You might suggest as your explanation that the rise of the Messiahs was a natural outgrowth of an oppressed people, but interestingly after 70AD the Jews stopped looking for a Messiah- an anointed King who would vindicate their nation among the nations. I suppose there must be some Jews who are still waiting for such a King (and if a third temple emerges in Jerusalem we’ll be sure to meet them) but in the main, the ‘suffering servant’ passages of Isaiah and apparent prophecies of the Messiah as a person have been replaced with interpretations suggesting that perhaps the nation of Israel is itself the Messiah. The Jews did not stop being oppressed but they did stop looking for a Messiah. Why?
Let me tell you why the first century Jews were looking for a Messiah with such fervor: according to their math, the Messiah was due. Now, they were expecting a conquering hero not a suffering savior, but nonetheless they were expecting someone to come. What math you say?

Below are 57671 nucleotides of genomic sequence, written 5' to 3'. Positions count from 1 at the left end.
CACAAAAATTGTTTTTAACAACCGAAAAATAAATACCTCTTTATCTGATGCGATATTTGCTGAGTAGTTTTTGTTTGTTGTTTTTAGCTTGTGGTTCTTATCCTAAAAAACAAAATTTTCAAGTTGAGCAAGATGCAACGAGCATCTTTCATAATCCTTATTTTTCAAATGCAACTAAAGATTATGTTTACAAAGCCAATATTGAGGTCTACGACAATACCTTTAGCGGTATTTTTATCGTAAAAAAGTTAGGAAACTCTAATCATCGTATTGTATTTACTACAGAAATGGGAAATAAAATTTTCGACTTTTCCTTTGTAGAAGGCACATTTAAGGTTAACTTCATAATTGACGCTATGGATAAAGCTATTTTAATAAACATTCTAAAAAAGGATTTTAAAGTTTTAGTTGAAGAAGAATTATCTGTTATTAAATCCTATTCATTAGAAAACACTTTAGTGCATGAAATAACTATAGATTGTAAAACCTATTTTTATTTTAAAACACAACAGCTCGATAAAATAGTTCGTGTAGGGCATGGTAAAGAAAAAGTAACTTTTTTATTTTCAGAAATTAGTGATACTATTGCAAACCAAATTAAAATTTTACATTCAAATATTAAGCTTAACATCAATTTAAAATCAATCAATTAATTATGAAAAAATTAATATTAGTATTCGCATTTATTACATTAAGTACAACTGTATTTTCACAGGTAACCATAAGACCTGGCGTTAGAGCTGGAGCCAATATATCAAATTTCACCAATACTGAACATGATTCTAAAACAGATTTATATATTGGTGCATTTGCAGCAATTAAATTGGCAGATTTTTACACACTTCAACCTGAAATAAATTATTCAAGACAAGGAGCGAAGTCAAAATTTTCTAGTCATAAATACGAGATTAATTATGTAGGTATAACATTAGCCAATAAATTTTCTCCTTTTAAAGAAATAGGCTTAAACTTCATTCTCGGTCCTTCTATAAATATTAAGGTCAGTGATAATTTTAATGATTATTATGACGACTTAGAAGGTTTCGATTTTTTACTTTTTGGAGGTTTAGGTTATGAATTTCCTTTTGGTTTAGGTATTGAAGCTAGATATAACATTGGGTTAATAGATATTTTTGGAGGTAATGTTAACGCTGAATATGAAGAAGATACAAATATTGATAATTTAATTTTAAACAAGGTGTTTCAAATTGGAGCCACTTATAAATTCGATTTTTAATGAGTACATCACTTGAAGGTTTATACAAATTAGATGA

We now turn to the book of Daniel. Daniel 9:24-27, if you please:
[An Angel speaking to Daniel:] Seventy ‘sevens’ are decreed for your people and your holy city to finish transgression, to put an end to sin, to atone for wickedness, to bring in everlasting righteousness, to seal up vision and prophecy and to anoint the most holy.
Know and understand this: From the issuing of the decree to restore and rebuild Jerusalem until the Anointed One, the ruler, comes, there will be seven ‘sevens,’ and sixty-two ‘sevens.’ It will be rebuilt with streets and a trench in times of trouble. After the sixty-two ‘sevens’ the Anointed One will be cut off and will have nothing. The people of the ruler who will come will destroy the city and the sanctuary…